Single Particle Extinction and Scattering
EOS particle analysers are based on patented Single Particle Extinction and Scattering (SPES) method, a step forward in the way light scattering is exploited for single particle characterization of in fluids as complex liquids and aerosols. SPES and dedicated data analysis algorithms provide more reliable and meaningful information, boosting R&D – QC processes, during lab scale design and industrial production of particles. Added-value information is provided thanks to SPES and EOS Classizer™ unique data and analysis libraries:
- Particle Optical Classification, Absolute Particle Size Distribution, Numerical Concentration of each single population irrespectively of polydispersity/composition.
- Quality Control of particle porosity, wetting, aspect ratio, payload, impurities, scraps, and shelf-life without intermediate steps (purification/filtration).
- Measurement of particle behavior and formulation stability directly in real heterogeneous non-filtered target biological, industrial, or environmental fluids.
- Hi-Resolution Continuous Flow Analysis, also coupling SPES information with other analytical devices as CF3 separators, small chemical reactors, and pilot line.
- Statistical approaches as Oversize Measure and PCA for Hi-Quality Batch-2-Batch analysis and out-of-specifics identifications in product formulation and production.
How Does SPES Work in Brief?
The patented Single Particle Extinction and Scattering method is based on a self-reference interferometric measurement of the scattered wavefront in the forward direction by a single illuminated particle. Particles are driven by a laminar fluid flow (liquid or gas depending on the application/Classizer™ version) through the waist region of a tightly focused laser beam.
The intense transmitted beam interferes with the faint scattered wavefront in the far field, thus superimposing the two waves with the same curvature. This causes the interference pattern to exhibit intensity modulations on the spatial scale of the beam itself. Two scattering features are sampled to follow the evolution of the interference fringes during the passage of a particle through the beam: i) a global beam attenuation given by the extinction cross section of the particle, removing a small fraction of the incoming power; ii) the fringes given by the partial constructive and destructive interference, proportional to the amplitude of the forward a-dimensional scattered field S(0). These features are directly related to the real Re S(0) and the imaginary Im S(0) components of complex field S(0), as stems from the Optical Theorem [H. C. van de Hulst, Light Scattering by Small Particles, 1981].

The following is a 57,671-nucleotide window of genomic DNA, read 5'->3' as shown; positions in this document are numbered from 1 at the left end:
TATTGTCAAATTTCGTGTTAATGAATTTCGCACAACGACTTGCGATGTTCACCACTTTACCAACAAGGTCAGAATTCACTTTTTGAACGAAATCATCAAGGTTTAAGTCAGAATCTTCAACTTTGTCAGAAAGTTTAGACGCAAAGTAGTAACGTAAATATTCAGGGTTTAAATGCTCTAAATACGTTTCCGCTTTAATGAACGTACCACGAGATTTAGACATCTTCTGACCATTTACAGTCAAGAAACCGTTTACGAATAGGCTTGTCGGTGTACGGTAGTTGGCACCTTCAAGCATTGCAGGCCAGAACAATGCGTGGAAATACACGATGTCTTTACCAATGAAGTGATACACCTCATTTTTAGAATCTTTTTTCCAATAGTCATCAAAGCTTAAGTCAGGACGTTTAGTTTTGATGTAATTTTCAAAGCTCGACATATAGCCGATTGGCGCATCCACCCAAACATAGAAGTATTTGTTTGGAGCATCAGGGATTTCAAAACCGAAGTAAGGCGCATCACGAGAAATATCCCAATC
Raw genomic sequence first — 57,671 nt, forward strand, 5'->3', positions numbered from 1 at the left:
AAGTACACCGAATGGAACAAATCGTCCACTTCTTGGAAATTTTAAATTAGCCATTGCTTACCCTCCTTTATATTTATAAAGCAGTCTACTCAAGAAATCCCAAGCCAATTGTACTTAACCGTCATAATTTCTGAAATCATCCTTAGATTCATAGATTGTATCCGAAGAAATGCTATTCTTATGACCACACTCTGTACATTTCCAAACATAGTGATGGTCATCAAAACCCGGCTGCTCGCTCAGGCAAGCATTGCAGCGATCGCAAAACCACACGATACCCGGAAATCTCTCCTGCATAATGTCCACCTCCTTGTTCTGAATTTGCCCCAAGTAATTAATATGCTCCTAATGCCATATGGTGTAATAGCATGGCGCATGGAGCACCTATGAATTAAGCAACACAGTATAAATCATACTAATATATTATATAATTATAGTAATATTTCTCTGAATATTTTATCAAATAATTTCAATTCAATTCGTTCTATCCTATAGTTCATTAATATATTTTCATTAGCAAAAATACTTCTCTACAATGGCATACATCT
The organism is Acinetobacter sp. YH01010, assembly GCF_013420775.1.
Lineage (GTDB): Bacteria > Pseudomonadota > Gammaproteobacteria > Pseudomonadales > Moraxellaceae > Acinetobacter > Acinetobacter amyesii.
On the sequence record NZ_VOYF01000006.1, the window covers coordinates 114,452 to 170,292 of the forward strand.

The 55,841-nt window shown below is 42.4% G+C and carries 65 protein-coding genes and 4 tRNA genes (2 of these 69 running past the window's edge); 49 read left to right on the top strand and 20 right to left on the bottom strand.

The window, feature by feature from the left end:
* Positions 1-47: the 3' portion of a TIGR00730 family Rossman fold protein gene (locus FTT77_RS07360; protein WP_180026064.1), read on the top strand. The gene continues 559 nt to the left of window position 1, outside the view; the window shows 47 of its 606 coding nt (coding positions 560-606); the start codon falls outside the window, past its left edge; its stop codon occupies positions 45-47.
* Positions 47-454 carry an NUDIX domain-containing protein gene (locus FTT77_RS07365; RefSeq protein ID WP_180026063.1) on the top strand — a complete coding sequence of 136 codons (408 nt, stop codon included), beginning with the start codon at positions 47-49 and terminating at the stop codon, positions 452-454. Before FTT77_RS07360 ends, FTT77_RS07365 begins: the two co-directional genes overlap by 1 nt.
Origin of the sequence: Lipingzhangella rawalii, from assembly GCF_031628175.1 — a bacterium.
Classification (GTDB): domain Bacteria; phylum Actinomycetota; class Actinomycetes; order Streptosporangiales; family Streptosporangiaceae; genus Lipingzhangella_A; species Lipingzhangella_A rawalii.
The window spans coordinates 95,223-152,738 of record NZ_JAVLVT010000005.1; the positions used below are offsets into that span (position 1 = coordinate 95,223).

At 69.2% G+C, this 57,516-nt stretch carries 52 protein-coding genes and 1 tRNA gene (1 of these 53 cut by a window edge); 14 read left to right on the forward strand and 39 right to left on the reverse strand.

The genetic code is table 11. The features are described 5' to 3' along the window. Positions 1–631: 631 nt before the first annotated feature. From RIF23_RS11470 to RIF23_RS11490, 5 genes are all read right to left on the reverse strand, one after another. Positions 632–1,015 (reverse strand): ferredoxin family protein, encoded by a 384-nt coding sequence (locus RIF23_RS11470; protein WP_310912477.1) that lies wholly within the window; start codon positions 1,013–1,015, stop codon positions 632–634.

Im S(0) and Re S(0) are retrieved for each single detected and counted particle thanks to a robust Pulse Shape validation scheme, without adopting ill-posed problems like the inversion or deconvolution (note: other optical parameters could be alternatively retrieved instead of S(0) components, as particle extinction cross section Cext, particle polarizability α, or particle optical thickness ρ). In a few minutes SPES creates the unique EOS CLOUDS: a 2D histogram which is the optical fingerprint of the sample. Heterogeneous samples produce simultaneously different clouds for each particle population, which can be individually selected, analysed, and compared.
SPES easily provides the Numerical Particle Size Distribution and other statistical values as AVG, CV, and quantiles thanks to EOS unique particle data libraries. Statistical approaches as PCA are furthermore possible for extracting valuable information typically inaccessible nowadays.